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LED Brightness / Resistors / Amp question

Hi Forum

We are planning on having one Arduino Max powering 12photocells and 12 LEDs to fade in and out at various speeds and rates. We are using 10mm white LEDS: http://www.radioshack.com/product/index ... Id=3125355

And we're currently powering everything from the arduino's 5V output. The arduino is powered through USB from the computer. In between the LEDs and the Arduino we're using 220k (2%) Resistors (blue).

Questions:
(1) Will the arduino's 5V power hold up for this or do we need another separate power adaptor for the photocells?
(2) How can we increase the brightness of the LEDs? Can we switch to a lower resistor? ie: 110k?
(3) Besides lowering the resistor what else can we do with those current LEDs to make them brighter? I saw on a tutorial that if you place two 3V batteries (the thin ones) on top of each other to power an LED it'll be brighter than just powering it with a single LED (more batteries more brightness...) What is the electrical theory behind this? Can this be applied to our project? A different kind of power supply?

Sorry I hope this is not too basic of a question... :) any insight or pointers are much appreciated.

Thank you!

Th0m
th0mpics

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Re: LED Brightness / Resistors / Amp question

1) The Arduino power supply plugged into a USB port should be sufficient for 12 of those leds.

2-3) You need to know the forward voltage and current limits of your LED. Formulas and general information about driving LEDs can be found here: http://www.kpsec.freeuk.com/components/led.htm

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Re: LED Brightness / Resistors / Amp question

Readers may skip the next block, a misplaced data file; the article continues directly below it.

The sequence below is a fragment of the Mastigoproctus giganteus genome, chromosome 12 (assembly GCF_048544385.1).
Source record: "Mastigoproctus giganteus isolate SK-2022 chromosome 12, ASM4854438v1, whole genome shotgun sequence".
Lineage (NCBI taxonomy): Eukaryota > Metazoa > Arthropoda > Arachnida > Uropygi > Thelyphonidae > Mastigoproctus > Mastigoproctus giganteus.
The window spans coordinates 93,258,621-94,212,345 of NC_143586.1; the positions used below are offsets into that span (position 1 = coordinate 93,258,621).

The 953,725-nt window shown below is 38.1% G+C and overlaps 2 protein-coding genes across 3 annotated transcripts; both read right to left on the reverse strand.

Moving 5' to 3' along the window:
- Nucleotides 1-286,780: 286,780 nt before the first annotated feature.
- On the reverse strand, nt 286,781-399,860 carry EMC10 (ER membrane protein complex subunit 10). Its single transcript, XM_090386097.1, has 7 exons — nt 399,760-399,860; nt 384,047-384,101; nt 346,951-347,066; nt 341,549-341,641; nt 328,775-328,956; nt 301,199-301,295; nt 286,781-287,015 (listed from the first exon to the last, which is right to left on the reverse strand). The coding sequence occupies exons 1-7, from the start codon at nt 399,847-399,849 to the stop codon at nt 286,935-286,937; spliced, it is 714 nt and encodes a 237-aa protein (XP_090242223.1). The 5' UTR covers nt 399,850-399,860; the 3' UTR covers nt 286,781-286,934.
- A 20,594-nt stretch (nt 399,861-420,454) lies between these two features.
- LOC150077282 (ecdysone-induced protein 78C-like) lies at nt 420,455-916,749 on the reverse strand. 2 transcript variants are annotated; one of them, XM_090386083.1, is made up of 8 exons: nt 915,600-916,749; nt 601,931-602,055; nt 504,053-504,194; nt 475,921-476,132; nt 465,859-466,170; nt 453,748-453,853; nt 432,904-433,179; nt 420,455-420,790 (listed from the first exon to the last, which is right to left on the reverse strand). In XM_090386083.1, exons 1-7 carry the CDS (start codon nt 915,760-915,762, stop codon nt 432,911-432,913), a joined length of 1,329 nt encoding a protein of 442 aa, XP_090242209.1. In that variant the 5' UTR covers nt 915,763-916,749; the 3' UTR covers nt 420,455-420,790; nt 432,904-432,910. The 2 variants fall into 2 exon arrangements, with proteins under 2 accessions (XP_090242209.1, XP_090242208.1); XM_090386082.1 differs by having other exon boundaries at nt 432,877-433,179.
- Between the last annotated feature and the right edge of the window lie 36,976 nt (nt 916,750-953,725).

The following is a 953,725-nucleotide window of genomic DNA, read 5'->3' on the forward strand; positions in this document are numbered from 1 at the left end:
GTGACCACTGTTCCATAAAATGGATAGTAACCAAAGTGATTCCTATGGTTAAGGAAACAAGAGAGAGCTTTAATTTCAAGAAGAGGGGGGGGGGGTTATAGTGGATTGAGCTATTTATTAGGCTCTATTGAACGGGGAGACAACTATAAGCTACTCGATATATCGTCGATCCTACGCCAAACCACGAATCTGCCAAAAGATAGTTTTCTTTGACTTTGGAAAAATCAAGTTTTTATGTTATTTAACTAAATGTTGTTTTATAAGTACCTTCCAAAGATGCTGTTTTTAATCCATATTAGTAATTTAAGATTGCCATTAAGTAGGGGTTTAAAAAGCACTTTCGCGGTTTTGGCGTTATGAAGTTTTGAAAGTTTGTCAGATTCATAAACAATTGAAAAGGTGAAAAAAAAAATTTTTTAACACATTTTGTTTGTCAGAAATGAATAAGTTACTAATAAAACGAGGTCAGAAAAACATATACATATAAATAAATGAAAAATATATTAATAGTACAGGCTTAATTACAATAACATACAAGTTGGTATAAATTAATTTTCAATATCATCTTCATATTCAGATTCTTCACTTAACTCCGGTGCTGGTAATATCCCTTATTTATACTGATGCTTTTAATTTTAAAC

So in our case we'd need a resistor of 50ohm or higher.
Arduino power supply: 5v (max)
led current: 4v (max)
led amp: 0.020amp

am I doing the math correctly?

Also I noticed that there each resistor also has a wattage (1/4 1/8 and 1/2) and a tolerance number (ie. 5%)

how do I determine those values?

Sorry to keep asking such basic questions ... :)

thank you

Thom
th0mpics

Posts: 5
Joined: Thu Aug 19, 2010 1:10 pm

Re: LED Brightness / Resistors / Amp question

Assuming that the 4v forward voltage for your LEDs is accurate, 50 ohms is correct. I have seen white leds as low as 3.3V, so unless you have a manufacturer's spec, you might want to use the more conservative value for your calculations.

One watt is equal to 1 volt@1 amp. Since you will have 1 volt drop across your resistor @ 0.02 amps, you will need a resistor capable of dissipating 0.02 watts. The 1/8 watt version will be more than enough and the tolerance is not critical.

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Joined: Sat Feb 07, 2009 10:11 am

Re: LED Brightness / Resistors / Amp question

I see. Thank you for confirming my math... :)

So the tolerance and the wattage don't have any influence on the brightness then, correct? A higher tolerance or a higher wattage for example won't make things dimmer? (sorry just trying to get the most out of our current LEDs... :))

Thank you

Th0m
th0mpics

Posts: 5
Joined: Thu Aug 19, 2010 1:10 pm

Re: LED Brightness / Resistors / Amp question

arduwino wrote:Assuming that the 4v forward voltage for your LEDs is accurate, 50 ohms is correct. I have seen white leds as low as 3.3V, so unless you have a manufacturer's spec, you might want to use the more conservative value for your calculations.

One watt is equal to 1 volt@1 amp. Since you will have 1 volt drop across your resistor @ 0.02 amps, you will need a resistor capable of dissipating 0.02 watts. The 1/8 watt version will be more than enough and the tolerance is not critical.

I've never seen an LED with a Vf rating of 4 volts when driven at 20 mA.

Typical is around 3.2-3.6 volts at 20 milliamps for blue/true green/white.

Human vision is logarithmic, so dropping brightness a bit will be difficult to see unless directly compared to another similar light source, so I would err on the side of caution and assume the worst-case Vf (around 3.2 at 20 mA for blue/true green/white)
Entropy

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Location: Owego, NY USA

Re: LED Brightness / Resistors / Amp question

"So the tolerance and the wattage don't have any influence on the brightness then, correct?"

The only resistor parameter that will influence brightness is the actual resistance. Rated wattage will have no effect at all. Tolerance refers to the statistical variability of the actual resistance value, so indirectly it can have an effect if your sample deviates far enough from the norm.

But, as entropy says, the human vision response is logarithmic, so a 5% difference in resistance will not be visible.